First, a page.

On Page # 146, Imtisal inform her mother about Prof Roy’s imprisonment and torture in jail. She tells her mother, “Mom! he was not a mechanical professor, he was a thinking professor” This sharing led me to remember many of those mechanic professors whom I have interacted so far. They taught me, I passed their courses in good numbers, but not so impressed. No doubt their number is huge as compared to thinking professors, but they are not so successful in impacting the hearts and minds of the students, in comparison to thinking professors.
And at last Page # 147 made me cry, the way it describes the situation of Professor Ray, his habit of keeping the promise and sending the book of Baba Bulley Shah to Imtishal. I could no more control my tears; the tears which I have been trying hard to control.
Page # 150, contains the title of Kiran Desai’s book “The inheritance of loss” and I listed it in the list of my books to be purchased.
Reading Page # 154, 155 and 156 I felt my heart is tearing apart, tears were rolling down my face, forcing me to cry with screams.
Page # 162 and 163 again captured my heart and I was feeling very sad.
Page # 164 writes that Imtisal got an offer of employment in an institute of United Nations in its office located at Islamabad. Further, page # 165 reads that Imtisal did not accept the offer, because she has decided to go to her village and teach there in school.
Till page # 164, I could relate my life story to the text. However, the reading of page # 165 made me realize that the novel has reached at that stage where I am unable to relate to it. I felt losing my contact to the text. Now, the more I was reading, the more I was feeling a strange type of complex situation. Many questions came to my mind putting me in an embarrassing situation, because I was not bold enough like Imtisal to say no to the offer of working at university, go back to my village and serve there in the school; which still I believe that I should do, but I know or possibly do not know that I could not do so or may be do so. Succinctly, I am not clear, I am very much confused and I feel that I am caught in a situation which is beyond my capabilities to deal with.
Page # 167 and 168 are the climax pages, where the the readers come to know that Professor Rai died. Imtisal’s feeling on Prof Roy’s death are depicted in such a way that again I could not succeed this time to control my tears.
Page # 175 (the second last page of the book), again talks about about Imtisal’s feelings after Prof Roy’s death and again I could not control my tears and thus crying reached on page # 176 which brought an end to one of the most significant and excellent novels I have ever read in my entire life so far.
I completed reading the book on the evening of Wednesday April 21, 2010 at 05:25pm; put the book on side, closed my eyes and a deep sleep took me out of this world.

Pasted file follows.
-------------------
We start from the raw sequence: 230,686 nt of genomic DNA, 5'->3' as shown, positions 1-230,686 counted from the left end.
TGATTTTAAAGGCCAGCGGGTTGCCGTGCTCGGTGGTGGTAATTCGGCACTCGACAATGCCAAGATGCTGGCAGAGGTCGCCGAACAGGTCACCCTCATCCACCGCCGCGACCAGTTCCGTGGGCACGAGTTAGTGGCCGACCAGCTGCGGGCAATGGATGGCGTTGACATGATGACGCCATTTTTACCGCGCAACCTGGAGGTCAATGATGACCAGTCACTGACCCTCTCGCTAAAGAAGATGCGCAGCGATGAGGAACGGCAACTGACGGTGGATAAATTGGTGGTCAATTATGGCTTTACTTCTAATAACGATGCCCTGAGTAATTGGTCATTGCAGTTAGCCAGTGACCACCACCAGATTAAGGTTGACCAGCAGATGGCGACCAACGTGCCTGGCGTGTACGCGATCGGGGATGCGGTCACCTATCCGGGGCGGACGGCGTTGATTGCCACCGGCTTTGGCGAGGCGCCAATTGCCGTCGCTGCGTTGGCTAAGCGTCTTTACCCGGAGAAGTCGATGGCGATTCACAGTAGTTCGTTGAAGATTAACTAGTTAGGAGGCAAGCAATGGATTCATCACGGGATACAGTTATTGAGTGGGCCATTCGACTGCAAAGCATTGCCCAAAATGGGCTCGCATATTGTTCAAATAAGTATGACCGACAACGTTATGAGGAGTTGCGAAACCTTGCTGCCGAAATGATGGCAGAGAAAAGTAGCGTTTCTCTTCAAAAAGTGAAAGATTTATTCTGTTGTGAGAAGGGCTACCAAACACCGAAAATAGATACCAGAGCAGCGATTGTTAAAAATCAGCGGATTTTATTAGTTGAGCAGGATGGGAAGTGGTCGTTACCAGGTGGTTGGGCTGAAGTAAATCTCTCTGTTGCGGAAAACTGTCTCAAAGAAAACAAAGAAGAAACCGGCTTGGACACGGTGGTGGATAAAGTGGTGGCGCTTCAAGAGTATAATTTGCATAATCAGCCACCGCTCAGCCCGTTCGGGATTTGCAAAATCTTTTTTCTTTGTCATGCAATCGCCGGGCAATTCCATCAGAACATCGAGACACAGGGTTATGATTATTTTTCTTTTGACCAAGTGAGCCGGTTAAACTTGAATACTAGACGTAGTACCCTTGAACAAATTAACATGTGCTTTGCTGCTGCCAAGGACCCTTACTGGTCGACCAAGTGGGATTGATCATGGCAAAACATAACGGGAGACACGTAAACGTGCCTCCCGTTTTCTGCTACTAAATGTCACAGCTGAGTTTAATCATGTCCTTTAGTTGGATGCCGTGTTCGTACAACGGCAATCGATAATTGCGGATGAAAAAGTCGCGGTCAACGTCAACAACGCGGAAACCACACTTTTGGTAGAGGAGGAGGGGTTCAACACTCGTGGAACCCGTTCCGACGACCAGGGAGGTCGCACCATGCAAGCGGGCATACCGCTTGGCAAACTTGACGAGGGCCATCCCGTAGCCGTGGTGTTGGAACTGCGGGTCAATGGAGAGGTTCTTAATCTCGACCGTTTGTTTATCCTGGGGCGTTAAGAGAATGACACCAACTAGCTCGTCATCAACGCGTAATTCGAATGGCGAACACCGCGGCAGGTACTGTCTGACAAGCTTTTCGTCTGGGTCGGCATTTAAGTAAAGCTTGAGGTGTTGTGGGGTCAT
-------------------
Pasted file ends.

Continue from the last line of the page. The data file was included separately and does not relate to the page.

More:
After about about three or four hours I woke up (at about 08:30 or 9:00pm). It was dark in the room, I was feeling a bit low, sad, scared and many scenes of the novel were floating in my mind. There were mixed feelings; some normal which can be written are told but some very strange, making themselves difficult for writing are to be told. I again took the book, read the date when I had started reading it and wrote a note on it, which flows like this:
This is the second book after Alchemist, which I have completed reading in so short period (just less than two days, in spite of completing my other routine official and personal assignments). The former I have finished reading in four days. Reading both books is a unique experience of my life so far!
D b Jillan
April 21, 2010
Post Script: After writing the note I read it, as I was reading I was also asking myself that what was the difference between both books, Alchemist and Aadhe Adhore Khawab; (I am only comparing these two books because I have read them one after the other) former impressed me, encouraged me and I enjoyed reading that book, but however it did not inspire me to write anything. On the contrary, Aadhe Adhore Kahwab not only impressed me a lot, but I related to it so much that only after reading its some pages, a thought emerged in back of my mind that I should write in response to this book, I was feeling that it is my own story. Time and again I was feeling that these are not the words or feelings of Imtisal but my own; very own. Then, this is the first book ever in my life so far which drove me to write and I wrote from the core of my heart voluntarily, without even knowing much that why I was writing? And was it a suitable in which I am writing? Despite all these inhibitions and hesitations I wrote and wrote from the core of my heart.